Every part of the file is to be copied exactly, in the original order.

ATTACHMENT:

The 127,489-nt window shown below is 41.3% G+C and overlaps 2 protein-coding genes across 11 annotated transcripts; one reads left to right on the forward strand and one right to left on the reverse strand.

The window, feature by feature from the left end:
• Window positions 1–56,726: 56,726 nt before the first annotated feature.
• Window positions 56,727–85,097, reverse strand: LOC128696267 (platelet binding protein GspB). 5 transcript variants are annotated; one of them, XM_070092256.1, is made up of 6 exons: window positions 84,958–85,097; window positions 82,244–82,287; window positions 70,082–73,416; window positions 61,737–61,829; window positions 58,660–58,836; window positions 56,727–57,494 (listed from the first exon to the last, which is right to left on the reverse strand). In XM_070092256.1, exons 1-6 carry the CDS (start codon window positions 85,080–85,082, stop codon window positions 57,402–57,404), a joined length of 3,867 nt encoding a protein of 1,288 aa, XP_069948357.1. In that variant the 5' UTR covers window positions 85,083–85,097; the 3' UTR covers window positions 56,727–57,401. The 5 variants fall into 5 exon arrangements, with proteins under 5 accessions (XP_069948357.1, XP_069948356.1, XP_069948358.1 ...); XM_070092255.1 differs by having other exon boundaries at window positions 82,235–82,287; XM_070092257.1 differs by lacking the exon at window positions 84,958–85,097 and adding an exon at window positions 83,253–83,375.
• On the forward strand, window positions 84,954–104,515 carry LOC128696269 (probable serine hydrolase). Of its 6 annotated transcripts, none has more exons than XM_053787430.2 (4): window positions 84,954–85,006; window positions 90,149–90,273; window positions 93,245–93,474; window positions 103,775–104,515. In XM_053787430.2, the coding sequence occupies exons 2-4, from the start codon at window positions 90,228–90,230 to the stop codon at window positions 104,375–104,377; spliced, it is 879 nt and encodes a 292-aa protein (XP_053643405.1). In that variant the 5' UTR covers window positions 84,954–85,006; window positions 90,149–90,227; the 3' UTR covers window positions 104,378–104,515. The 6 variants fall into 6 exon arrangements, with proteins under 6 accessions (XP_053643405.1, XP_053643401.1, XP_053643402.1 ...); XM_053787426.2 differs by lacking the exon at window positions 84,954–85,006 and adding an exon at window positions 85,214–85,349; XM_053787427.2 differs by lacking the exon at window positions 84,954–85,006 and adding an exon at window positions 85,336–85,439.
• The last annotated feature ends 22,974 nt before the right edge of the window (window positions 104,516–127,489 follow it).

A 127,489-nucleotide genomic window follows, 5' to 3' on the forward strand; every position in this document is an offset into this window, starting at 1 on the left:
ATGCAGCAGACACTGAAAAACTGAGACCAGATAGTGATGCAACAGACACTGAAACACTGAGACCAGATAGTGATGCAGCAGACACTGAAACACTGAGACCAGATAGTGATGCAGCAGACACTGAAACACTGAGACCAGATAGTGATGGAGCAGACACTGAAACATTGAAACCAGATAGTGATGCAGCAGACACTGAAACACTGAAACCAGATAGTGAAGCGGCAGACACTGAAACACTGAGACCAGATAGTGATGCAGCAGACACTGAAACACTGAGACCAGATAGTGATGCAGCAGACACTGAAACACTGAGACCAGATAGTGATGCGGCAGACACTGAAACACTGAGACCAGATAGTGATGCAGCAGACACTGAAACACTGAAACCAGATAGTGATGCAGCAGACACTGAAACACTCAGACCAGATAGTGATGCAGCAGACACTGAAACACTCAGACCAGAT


The 127,489-nt window shown below is 41.3% G+C and overlaps 2 protein-coding genes across 11 annotated transcripts; one reads left to right on the forward strand and one right to left on the reverse strand.

The window, feature by feature from the left end:
• Window positions 1–56,726: 56,726 nt before the first annotated feature.
• Window positions 56,727–85,097, reverse strand: LOC128696267 (platelet binding protein GspB). 5 transcript variants are annotated; one of them, XM_070092256.1, is made up of 6 exons: window positions 84,958–85,097; window positions 82,244–82,287; window positions 70,082–73,416; window positions 61,737–61,829; window positions 58,660–58,836; window positions 56,727–57,494 (listed from the first exon to the last, which is right to left on the reverse strand). In XM_070092256.1, exons 1-6 carry the CDS (start codon window positions 85,080–85,082, stop codon window positions 57,402–57,404), a joined length of 3,867 nt encoding a protein of 1,288 aa, XP_069948357.1. In that variant the 5' UTR covers window positions 85,083–85,097; the 3' UTR covers window positions 56,727–57,401. The 5 variants fall into 5 exon arrangements, with proteins under 5 accessions (XP_069948357.1, XP_069948356.1, XP_069948358.1 ...); XM_070092255.1 differs by having other exon boundaries at window positions 82,235–82,287; XM_070092257.1 differs by lacking the exon at window positions 84,958–85,097 and adding an exon at window positions 83,253–83,375.
• On the forward strand, window positions 84,954–104,515 carry LOC128696269 (probable serine hydrolase). Of its 6 annotated transcripts, none has more exons than XM_053787430.2 (4): window positions 84,954–85,006; window positions 90,149–90,273; window positions 93,245–93,474; window positions 103,775–104,515. In XM_053787430.2, the coding sequence occupies exons 2-4, from the start codon at window positions 90,228–90,230 to the stop codon at window positions 104,375–104,377; spliced, it is 879 nt and encodes a 292-aa protein (XP_053643405.1). In that variant the 5' UTR covers window positions 84,954–85,006; window positions 90,149–90,227; the 3' UTR covers window positions 104,378–104,515. The 6 variants fall into 6 exon arrangements, with proteins under 6 accessions (XP_053643405.1, XP_053643401.1, XP_053643402.1 ...); XM_053787426.2 differs by lacking the exon at window positions 84,954–85,006 and adding an exon at window positions 85,214–85,349; XM_053787427.2 differs by lacking the exon at window positions 84,954–85,006 and adding an exon at window positions 85,336–85,439.
• The last annotated feature ends 22,974 nt before the right edge of the window (window positions 104,516–127,489 follow it).

A 127,489-nucleotide genomic window follows, 5' to 3' on the forward strand; every position in this document is an offset into this window, starting at 1 on the left:
ATGCAGCAGACACTGAAAAACTGAGACCAGATAGTGATGCAACAGACACTGAAACACTGAGACCAGATAGTGATGCAGCAGACACTGAAACACTGAGACCAGATAGTGATGCAGCAGACACTGAAACACTGAGACCAGATAGTGATGGAGCAGACACTGAAACATTGAAACCAGATAGTGATGCAGCAGACACTGAAACACTGAAACCAGATAGTGAAGCGGCAGACACTGAAACACTGAGACCAGATAGTGATGCAGCAGACACTGAAACACTGAGACCAGATAGTGATGCAGCAGACACTGAAACACTGAGACCAGATAGTGATGCGGCAGACACTGAAACACTGAGACCAGATAGTGATGCAGCAGACACTGAAACACTGAAACCAGATAGTGATGCAGCAGACACTGAAACACTCAGACCAGATAGTGATGCAGCAGACACTGAAACACTCAGACCAGAT